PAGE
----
The great Dolby noise reduction systems, from Dolby A all
the way through B, C, S and SR, all use some variation on
compression, expansion and band-splitting. Dolby’s goal has
always been maintenance of the purity of sound, with no
artifacts of the processing. It works.
Split-band compression works well for several reasons:
You can optimize each set of dynamic processors (the
compressor, expander and limiter) to a particular range of
audio. That is, the ratio and threshold controls can be suited to
each part of the spectrum.
You can decide to process different ranges of an instrument differently. You could use no compression at all on the
low end of a bass, with heavy compression on the top end to
put the string slaps in balance with the bottom. Or you could
tighten the boomy bottom up with compression but leave the
top less controlled for that open feeling.
Any massive anomaly like a low frequency breath noise for
example, only triggers gain reduction within its range, leaving
the desired vocal unaltered. And the decidedly unmusical
phenomenon of a popped ‘P’ sucking the overall level back
10 dB is a thing of the past.
DC 24 Users Guide-3
Front Panel DUAL / SLAVE switch
DC 24
INPUTS AND OUTPUTS
TIP=#2=POSITIVE
RING=#3=NEGATIVE
SLEEVE=#1=SIGNAL GROUND
SEPARATE COMBINE -10 dBV
OUTPUTS
MADE IN U.S.A.
RANE CORP.
POWER
TIP=SEND
RING=RETURN
+4 dBu
CH 2 TRIM
CH 2
IN
CH 2 HIGH /
COMBINE OUT
CH 2
SIDE CHAIN
2-WAY CROSSOVER MODE
TIP=SEND
RING=RETURN
CROSSOVER
ENGAGE
-10 dBV
+4 dBu
CH 1 TRIM
CH 1 /
CROSSOVER IN
CH 1 /
LOW OUT
N108
CH 1
SIDE CHAIN
600mA
CLASS 2 EQUIPMENT
COMBINE MODE
LOW OUT
CH. 1
LOW OUT
CH. 1
CH. 1
CHANNEL 1
INPUT
CROSSOVER
COMBINED OUT
CROSSOVER
SUM
CH. 2
HIGH OUT
CH. 2
CH. 2
Figure 1. Results of the Separate / Combine and Dual switches in Crossover Mode.
1
1:
tio
Ra
Output Signal Level dBu
VISUALIZING ALL THIS
with each other to develop a dynamic curve. The solid black
Figure 1 shows a couple of different configurations,
depending on the positions of the Crossover / Dual / Combine line shows the curve produced when the controls are set as
shown.
switches that truly make the DC 24 a multi-function unit. It
In this example, the gate/expander circuit works on the
can be a two way crossover, with independent processing on
quiet parts, and the compressor and limiter work on the louder
the low and high outputs. The outputs can be summed with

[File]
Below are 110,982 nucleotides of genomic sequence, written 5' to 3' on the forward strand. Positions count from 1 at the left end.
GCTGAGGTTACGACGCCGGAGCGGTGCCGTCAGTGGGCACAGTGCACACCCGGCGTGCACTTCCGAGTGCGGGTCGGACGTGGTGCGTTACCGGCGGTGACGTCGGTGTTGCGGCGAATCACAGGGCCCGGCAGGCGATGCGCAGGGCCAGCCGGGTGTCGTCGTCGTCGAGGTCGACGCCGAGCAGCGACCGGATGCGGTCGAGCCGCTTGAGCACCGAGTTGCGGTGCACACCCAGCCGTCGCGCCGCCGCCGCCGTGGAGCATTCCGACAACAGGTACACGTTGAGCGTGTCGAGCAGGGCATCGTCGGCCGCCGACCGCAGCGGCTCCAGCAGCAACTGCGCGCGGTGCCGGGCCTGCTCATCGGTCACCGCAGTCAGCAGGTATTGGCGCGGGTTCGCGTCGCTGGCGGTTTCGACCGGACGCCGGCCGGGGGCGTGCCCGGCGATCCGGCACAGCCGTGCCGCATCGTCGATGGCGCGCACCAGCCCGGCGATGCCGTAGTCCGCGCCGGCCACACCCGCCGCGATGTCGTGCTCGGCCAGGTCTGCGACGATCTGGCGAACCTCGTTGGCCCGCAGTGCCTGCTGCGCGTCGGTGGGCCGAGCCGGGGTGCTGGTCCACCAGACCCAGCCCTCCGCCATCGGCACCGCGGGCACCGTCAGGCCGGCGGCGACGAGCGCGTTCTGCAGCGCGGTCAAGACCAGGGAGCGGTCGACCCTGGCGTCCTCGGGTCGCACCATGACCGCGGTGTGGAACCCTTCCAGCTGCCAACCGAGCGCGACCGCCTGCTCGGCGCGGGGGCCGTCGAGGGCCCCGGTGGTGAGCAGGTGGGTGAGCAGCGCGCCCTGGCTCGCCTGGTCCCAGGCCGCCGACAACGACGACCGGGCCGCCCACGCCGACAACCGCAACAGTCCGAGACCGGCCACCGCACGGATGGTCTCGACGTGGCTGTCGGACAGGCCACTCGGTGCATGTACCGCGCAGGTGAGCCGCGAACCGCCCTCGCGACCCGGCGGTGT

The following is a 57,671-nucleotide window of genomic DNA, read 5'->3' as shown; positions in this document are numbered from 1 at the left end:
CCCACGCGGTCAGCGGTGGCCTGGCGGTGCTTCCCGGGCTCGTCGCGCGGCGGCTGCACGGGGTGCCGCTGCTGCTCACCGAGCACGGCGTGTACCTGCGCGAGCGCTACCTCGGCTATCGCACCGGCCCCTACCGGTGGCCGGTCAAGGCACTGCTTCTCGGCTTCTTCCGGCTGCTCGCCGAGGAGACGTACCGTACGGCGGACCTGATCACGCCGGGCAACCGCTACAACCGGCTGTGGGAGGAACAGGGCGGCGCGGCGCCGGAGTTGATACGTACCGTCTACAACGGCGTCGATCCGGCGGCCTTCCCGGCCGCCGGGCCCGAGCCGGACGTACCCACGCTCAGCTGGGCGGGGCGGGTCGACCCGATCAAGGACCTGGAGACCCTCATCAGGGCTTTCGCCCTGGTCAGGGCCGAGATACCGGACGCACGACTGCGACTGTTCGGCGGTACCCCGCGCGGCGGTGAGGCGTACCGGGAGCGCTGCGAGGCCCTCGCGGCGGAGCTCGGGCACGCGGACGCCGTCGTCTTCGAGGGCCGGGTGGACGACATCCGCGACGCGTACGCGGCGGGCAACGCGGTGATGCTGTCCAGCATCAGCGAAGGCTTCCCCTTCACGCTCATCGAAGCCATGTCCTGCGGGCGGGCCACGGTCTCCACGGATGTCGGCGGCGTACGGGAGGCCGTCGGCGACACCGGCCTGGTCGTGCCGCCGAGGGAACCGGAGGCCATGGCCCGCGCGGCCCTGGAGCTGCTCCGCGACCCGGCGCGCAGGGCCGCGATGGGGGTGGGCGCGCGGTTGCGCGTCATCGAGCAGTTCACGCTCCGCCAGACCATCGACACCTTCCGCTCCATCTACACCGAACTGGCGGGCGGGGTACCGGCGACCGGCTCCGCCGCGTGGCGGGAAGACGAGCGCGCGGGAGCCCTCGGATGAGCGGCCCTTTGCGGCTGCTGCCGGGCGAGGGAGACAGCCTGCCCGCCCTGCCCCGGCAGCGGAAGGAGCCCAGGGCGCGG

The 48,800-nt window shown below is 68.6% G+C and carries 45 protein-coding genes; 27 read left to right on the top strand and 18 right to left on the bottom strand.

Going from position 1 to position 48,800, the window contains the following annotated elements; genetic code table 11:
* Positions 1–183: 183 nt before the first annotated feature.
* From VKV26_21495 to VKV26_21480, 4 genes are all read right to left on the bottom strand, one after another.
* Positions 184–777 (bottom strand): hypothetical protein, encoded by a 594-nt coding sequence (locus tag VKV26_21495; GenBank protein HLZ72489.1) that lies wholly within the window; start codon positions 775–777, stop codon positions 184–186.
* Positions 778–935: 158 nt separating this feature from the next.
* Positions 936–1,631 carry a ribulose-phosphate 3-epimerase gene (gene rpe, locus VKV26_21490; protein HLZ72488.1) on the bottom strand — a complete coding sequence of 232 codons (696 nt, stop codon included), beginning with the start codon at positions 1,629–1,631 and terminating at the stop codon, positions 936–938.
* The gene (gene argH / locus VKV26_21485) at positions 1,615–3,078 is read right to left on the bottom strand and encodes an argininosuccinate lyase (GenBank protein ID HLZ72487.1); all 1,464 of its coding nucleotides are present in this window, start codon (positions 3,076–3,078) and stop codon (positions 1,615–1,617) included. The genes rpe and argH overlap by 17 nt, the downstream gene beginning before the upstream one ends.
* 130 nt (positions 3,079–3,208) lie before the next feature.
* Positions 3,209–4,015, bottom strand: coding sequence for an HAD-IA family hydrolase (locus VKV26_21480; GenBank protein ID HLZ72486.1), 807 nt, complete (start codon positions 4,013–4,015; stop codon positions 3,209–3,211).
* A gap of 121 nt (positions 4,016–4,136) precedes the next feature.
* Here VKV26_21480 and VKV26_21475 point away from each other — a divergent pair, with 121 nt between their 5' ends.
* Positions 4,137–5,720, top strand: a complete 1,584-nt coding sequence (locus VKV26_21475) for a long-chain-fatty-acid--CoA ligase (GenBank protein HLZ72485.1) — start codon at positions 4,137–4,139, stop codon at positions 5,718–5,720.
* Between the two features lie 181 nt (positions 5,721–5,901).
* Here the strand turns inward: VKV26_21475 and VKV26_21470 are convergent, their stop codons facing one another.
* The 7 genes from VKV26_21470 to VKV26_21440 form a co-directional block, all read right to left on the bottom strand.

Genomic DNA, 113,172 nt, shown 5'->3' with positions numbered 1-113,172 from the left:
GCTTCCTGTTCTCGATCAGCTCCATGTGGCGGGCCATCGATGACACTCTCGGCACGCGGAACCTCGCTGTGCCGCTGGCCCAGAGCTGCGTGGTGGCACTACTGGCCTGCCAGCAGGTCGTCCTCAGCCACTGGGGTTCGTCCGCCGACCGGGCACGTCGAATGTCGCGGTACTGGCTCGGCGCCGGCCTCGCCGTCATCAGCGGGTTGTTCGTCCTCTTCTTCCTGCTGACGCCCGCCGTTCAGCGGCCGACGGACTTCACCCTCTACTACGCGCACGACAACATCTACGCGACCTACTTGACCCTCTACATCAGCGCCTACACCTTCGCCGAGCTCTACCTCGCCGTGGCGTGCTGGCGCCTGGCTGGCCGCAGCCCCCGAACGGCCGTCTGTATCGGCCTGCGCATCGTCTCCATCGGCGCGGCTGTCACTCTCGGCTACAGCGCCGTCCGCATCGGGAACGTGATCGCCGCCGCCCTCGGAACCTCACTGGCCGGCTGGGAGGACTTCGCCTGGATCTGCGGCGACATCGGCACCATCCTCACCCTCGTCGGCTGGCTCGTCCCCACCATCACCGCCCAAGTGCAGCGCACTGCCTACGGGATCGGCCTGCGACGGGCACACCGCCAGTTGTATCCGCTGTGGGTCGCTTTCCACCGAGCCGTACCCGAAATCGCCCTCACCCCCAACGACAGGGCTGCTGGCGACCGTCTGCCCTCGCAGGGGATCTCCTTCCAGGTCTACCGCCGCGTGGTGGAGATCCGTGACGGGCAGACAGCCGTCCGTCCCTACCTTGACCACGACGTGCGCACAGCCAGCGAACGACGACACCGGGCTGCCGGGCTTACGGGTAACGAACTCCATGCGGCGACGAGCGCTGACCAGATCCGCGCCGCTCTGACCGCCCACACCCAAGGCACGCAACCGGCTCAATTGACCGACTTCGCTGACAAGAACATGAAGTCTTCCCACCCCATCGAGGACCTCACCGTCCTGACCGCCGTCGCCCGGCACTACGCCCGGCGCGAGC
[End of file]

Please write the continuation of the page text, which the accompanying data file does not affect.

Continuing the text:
parts. The gate/expander can range from just turning down
the Separate/Combine switch, and the Crossover can be
the quiet parts a little to a lot. The compressor and limiter are
switched in (see rear panel above), so that processing the low
a lot more flexible when used separately at different threshand highs separately can take place in a mono or send/return
olds, even though they have the same job of keeping the loud
application. Even though the outputs are summed at Channel
stuff under control. Got it?
2's output, Channel 1 is still outputting
+30
the lows which might be valuable to a
bass player running a full range along
+20
with a bass bin (see Figure 1).
Figure 2 shows how the gate/
+10
expander, compressor, and limiter all
Limiter Threshold
All input signal changes greater
can work together on the same prothan this setting, produce no
0
significant output increase.
gram material in a single channel. The
vertical axis is the output level, and the
Compressor Threshold
-10
Compressed
Limiter Ratio
All signal increases greater
horizontal axis is the input level. When
Output Range
At least 10:1, meaning a
than this setting are made
10 dB increase in input level
all Ratios are set at 1:1, the input and
smaller by the ratio amount.
results in no more than a 1 dB
-20
output of the circuit are the same as
increase in output level.
l
e
v
illustrated by the straight diagonal line
e
Compressor Ratio
tL
-30
Determines this slope. The output
pu
running at 45° across the graph. Each
In
change is less than the input change
No Processing
=
l
by the ratio amount. For example, a
e
of the Threshold controls acts like a
Output Range
ev
L
10 dB input increase produces only a
-40
ut
“hinge point”, activating gain reduction
5 dB output increase for a 2:1 ratio setting.
p
ut
O
only when the input signal reaches the
-50
Expander Threshold
level set by this control. The Ratio
All signal decreases less than this setting
are made bigger by the ratio amount.
controls how much of an “angle” the
Expander Ratio
-60
Expanded
Determines this slope. The output change
hinge will bend, or more realistically
Output
is more than the input change by the
how much gain reduction will occur
ratio amount. For example, a 5 dB input
Range
decrease produces a 10 dB output
-70
once the threshold is reached. Graphidecrease for a 2:1 ratio setting.
cally, the ratio can swing this hinge
-80
Input Range
No Processing
Input Range
from 45° (no processing) to almost 90°
Gate Threshold
Input Range
to Compress
to Expand
(full ratio). It is also possible, by
All signal changes
than this setting
adjusting the Thresholds, to have each less
essentially produce
-70
-60
-50
-40
-30
-20
-10
0
+10
+20
+30
zero
output, i.e., the
Input Signal Level dBu
of these circuits overlap and interact
output is muted.
Figure 2. Compressor / Limiter / Gate Input to Output Graph
DC 24 Users Guide-4
DC 24 APPLICATIONS
STARTING OUT
Sometimes it's neccessary to start from scratch. The panel
above shows where the controls should be for no processing.
Then you can adjust each section one at a time.
TWO CHANNEL COMPRESSOR/LIMITER
In this case, the audio path on channel 1 is completely
separate from channel 2, allowing you to use it as a stereo
unit or for doing two completely different processes to two
completely different signals. For stereo use, the front panel